One night, later, I remembered a photo I had on the wall of my first airplane solo. It was side by side with another, taken years later, of a ride with the Thunderbirds. Oh, I was proud of that. The next night, I remembered a tiny black-and-white print of my father holding me when I was a newborn.
There is no backup for that data. They were the hard copy. There is no space on FEMA forms for heirlooms having only sentimental value.
I realize now I kept those scraps because they were the blueprints of my life. Without them, who would remember Grandma’s gatherings around the piano, when she played a kazoo made from a comb and waxed paper; or Dad’s strong arms; or Amy’s voice when she was 3? Without them, who would remember me?
It was me rotting in that muck. And I was only one small piece of flotsam in a sea of loss. I had no roots in New Orleans; I didn’t even know my neighbors. We had no family graves or generations in one ward.
If my little loss felt so bad, calculate the psychic darkness dissolving with the diaspora.
FEMA warned that its relief could not make me whole. What would? Without my worthless, priceless scraps, I can’t remember.
MADISON, WI. June 19, 2014
It is raining today, and our house is dry. The garden out front is filled with runoff from last night’s storm, with new flower blossoms and happy frogs. Across town there are dozens of families who hate this rain. It is dripping on their beds through rafters exposed when their roofs flew away with the tornado.
Trish and I don’t fear the rain any more, but I run downstairs every time to check for water that might be rising around half a dozen boxes of stuff still stained from that summer when we did. Checking for leaks is ritual now, a tic, really, that, try as we might, reveals what it means to have gone through Katrina. It’s not PTSD, exactly, but rather like a lens with an astigmatism. We see the world differently, slightly askew.
A month ago, we went camping along the Mississippi. The river was in flood stage, the campsite under water. But there were cabins on stilts that we could reach with our kayaks. So we piled our stuff and paddled out and spent three days high and dry, surrounded by a river that ran through the woods and under our cots. It was quirky and kind of romantic. Not once did we suffer flashbacks.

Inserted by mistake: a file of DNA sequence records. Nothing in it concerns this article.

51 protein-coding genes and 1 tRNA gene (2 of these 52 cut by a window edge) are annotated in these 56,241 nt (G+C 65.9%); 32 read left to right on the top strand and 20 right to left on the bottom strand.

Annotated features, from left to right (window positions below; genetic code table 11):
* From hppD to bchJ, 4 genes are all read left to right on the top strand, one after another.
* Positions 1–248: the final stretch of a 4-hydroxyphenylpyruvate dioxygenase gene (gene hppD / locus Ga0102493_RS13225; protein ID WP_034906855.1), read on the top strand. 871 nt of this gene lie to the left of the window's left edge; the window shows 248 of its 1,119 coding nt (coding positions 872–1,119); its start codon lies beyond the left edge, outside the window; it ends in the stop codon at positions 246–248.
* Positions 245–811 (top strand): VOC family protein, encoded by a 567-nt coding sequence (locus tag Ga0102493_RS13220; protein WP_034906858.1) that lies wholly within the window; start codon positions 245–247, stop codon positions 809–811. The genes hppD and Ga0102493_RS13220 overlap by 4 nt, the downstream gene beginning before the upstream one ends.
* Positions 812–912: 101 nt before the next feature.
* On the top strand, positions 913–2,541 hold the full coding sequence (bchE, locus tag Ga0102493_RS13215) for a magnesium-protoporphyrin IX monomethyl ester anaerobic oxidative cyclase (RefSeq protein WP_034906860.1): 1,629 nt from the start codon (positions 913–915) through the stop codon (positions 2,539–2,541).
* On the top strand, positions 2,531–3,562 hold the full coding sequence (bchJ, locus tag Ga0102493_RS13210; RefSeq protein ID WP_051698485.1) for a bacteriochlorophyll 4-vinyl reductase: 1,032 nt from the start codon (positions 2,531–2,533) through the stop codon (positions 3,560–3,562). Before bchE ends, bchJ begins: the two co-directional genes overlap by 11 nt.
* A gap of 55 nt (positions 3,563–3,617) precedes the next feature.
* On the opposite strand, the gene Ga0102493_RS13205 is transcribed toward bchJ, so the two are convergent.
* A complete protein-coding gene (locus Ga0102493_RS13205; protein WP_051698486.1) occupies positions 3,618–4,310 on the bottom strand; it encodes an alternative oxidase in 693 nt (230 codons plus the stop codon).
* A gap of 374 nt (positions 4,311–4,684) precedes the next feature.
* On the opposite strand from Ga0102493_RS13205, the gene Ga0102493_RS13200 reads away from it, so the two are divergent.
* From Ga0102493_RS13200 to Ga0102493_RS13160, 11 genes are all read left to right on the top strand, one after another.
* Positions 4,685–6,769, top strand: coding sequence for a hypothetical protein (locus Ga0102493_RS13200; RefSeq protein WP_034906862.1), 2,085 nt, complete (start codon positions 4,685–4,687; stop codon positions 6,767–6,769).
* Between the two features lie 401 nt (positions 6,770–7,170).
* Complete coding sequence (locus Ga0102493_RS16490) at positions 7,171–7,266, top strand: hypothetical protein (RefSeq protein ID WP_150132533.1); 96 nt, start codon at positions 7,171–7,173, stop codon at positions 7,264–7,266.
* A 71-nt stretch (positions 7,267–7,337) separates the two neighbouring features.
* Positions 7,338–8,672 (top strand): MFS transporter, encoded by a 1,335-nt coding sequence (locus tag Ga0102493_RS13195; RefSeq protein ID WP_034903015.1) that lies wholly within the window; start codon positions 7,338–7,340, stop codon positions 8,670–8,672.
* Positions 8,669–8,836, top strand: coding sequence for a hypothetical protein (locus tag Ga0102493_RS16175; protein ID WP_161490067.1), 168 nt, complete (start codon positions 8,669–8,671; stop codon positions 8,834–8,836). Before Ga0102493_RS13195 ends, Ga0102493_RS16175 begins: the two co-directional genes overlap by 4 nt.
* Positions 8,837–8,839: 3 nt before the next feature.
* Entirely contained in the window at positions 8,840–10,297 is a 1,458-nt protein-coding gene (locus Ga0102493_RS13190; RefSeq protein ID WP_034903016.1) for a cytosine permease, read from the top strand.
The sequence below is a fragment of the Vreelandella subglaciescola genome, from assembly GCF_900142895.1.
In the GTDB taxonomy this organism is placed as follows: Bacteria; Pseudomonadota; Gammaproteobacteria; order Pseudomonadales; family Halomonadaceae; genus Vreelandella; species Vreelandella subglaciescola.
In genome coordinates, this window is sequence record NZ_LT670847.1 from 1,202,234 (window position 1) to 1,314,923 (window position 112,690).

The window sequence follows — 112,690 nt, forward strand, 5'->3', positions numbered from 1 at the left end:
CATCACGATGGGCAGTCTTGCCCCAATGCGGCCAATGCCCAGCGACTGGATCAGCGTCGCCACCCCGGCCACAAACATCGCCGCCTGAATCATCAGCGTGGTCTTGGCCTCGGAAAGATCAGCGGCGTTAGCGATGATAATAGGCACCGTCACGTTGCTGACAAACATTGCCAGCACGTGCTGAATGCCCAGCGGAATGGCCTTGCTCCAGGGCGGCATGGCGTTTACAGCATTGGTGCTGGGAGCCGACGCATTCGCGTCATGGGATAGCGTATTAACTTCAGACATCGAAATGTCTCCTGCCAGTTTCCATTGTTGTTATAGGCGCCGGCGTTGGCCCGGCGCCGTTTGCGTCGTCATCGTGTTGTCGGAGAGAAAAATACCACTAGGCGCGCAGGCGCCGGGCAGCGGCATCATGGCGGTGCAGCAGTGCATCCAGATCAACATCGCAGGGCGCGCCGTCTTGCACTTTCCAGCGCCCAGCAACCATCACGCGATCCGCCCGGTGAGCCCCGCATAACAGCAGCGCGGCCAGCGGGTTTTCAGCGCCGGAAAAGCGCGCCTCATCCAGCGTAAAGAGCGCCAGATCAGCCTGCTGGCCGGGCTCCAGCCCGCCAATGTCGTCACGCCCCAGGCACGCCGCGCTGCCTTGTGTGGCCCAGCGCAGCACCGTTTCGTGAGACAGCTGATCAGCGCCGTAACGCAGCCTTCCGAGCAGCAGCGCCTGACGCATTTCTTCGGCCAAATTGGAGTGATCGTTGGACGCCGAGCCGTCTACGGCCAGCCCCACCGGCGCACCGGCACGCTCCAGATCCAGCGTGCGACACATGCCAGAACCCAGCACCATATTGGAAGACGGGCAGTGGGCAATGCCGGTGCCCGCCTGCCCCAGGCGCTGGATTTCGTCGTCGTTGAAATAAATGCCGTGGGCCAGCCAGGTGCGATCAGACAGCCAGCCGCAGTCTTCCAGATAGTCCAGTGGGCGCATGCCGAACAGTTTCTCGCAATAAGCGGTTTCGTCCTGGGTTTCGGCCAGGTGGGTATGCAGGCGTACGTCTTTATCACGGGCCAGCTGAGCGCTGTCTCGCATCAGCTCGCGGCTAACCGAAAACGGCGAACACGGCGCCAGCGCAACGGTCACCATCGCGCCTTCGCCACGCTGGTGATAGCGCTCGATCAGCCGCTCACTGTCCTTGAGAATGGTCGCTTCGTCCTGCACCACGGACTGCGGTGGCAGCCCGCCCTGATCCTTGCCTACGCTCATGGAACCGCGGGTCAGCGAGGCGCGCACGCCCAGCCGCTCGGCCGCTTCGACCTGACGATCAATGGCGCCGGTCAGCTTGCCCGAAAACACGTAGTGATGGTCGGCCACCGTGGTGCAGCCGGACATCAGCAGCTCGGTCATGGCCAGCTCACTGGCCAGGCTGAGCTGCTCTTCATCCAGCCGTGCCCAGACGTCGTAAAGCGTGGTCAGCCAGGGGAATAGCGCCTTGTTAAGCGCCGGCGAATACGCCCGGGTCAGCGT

When we got home we found the house just as we’d left it, the power on, the books strewn, the computers ready, the bed made, the piano—my mother’s—upright and nearly in tune, pictures, paintings, and hot water running where it belonged, in the shower. A house ready to resume our lives. Unburned. Unflooded. What a miracle.
To look in our house you’d never know we’d once lost everything. Three months after Katrina, George Bush let us run through a furniture store like kids at Christmas at FAO Schwarz and pick out $5,000 worth of stuff. We got a big couch, a table for six, a leather lounge chair that tilts back for naps, and a bed with a carved headboard that a friend calls, “The Princess Pea Bed.” There are books everywhere. Our closets are full. We have enough spoons to feed refugees, and two new champagne flutes that we keep in their baby-blue Tiffany box.
We’ve tried not to define our lives by it. But in large and small ways Katrina and loss are never far away. We got married on a boat, quite certain that life together would not again reach Category Five, but if it did, we had a life preserver. Trish is getting her PhD in environmental studies. I work for a wetland and a food pantry. Twice a month we write $170 in checks to the Small Business Administration for 30-year loans we received to cover our losses.
Every so often we go looking for a book or a family photo and suddenly realize where we left it. Under my desk are five hard drives. In my closet is a waterproof, fireproof, locked box with important papers, including too much insurance. It’s surprising how small “important” is.
When Trish lights a candle, I blow it out. When we leave the house, she checks the stove. Every time we come home and round our corner, we’re afraid. Having lost everything we know it can happen.
Last night we fell asleep in our Princess Pea bed to the sound of lightning and wind and pouring rain, comforted by dry shelter, and knowing that, in this storm, we were going to be okay.
JIM CARRIER learned how to write aurally, for radio, the old fashioned way — at the end of a brutal red pen wielded by the late Steve Young of CBS and CNN. The craft led him up mountains, across the Atlantic and through ten books and assignments for The New York Times, National Geographic and the Southern Poverty Law Center. Photo credit: Valerie Downes